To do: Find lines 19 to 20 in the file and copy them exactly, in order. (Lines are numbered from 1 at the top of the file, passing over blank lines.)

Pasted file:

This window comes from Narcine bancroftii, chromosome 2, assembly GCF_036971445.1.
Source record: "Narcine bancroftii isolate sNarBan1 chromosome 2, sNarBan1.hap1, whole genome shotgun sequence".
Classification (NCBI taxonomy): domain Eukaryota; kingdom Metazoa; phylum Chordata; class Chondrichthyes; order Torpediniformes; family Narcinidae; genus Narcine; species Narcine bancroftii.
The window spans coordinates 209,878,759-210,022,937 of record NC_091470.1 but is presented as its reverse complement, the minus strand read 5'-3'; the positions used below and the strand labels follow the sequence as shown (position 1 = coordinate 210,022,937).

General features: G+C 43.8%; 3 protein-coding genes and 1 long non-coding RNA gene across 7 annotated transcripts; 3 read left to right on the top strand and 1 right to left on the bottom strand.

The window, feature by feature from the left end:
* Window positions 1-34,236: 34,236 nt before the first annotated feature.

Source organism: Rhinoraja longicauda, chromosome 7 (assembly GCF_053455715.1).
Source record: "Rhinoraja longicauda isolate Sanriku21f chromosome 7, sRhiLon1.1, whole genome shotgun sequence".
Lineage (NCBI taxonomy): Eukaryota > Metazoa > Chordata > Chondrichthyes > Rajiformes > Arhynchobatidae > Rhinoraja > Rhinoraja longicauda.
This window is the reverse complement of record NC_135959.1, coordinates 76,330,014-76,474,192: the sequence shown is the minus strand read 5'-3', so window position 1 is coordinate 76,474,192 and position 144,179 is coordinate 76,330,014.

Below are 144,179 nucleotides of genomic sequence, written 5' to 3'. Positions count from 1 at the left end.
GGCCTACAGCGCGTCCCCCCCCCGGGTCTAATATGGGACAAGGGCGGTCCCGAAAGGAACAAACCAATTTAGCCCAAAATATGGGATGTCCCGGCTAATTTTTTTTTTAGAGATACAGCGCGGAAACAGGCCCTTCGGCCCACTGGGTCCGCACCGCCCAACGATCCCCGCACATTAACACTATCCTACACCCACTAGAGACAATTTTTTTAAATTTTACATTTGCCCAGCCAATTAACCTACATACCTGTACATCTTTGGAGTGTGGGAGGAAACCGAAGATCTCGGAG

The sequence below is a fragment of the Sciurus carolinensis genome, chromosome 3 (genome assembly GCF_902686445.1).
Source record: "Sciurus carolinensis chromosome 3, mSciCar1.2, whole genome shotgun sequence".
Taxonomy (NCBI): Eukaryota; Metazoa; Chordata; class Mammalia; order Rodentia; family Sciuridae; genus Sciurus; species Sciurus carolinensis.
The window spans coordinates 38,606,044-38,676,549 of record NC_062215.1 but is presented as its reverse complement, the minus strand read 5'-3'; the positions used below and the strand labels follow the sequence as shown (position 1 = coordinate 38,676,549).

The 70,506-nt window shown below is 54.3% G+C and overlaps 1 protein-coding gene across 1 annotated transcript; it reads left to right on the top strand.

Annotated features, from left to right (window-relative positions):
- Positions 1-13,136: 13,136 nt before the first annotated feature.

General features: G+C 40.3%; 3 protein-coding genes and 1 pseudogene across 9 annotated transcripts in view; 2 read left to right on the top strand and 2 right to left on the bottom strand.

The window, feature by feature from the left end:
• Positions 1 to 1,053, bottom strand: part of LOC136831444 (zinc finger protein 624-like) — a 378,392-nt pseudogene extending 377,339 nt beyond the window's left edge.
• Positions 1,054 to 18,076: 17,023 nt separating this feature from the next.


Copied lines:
Annotated features, from left to right (window-relative positions):
- Positions 1-13,136: 13,136 nt before the first annotated feature.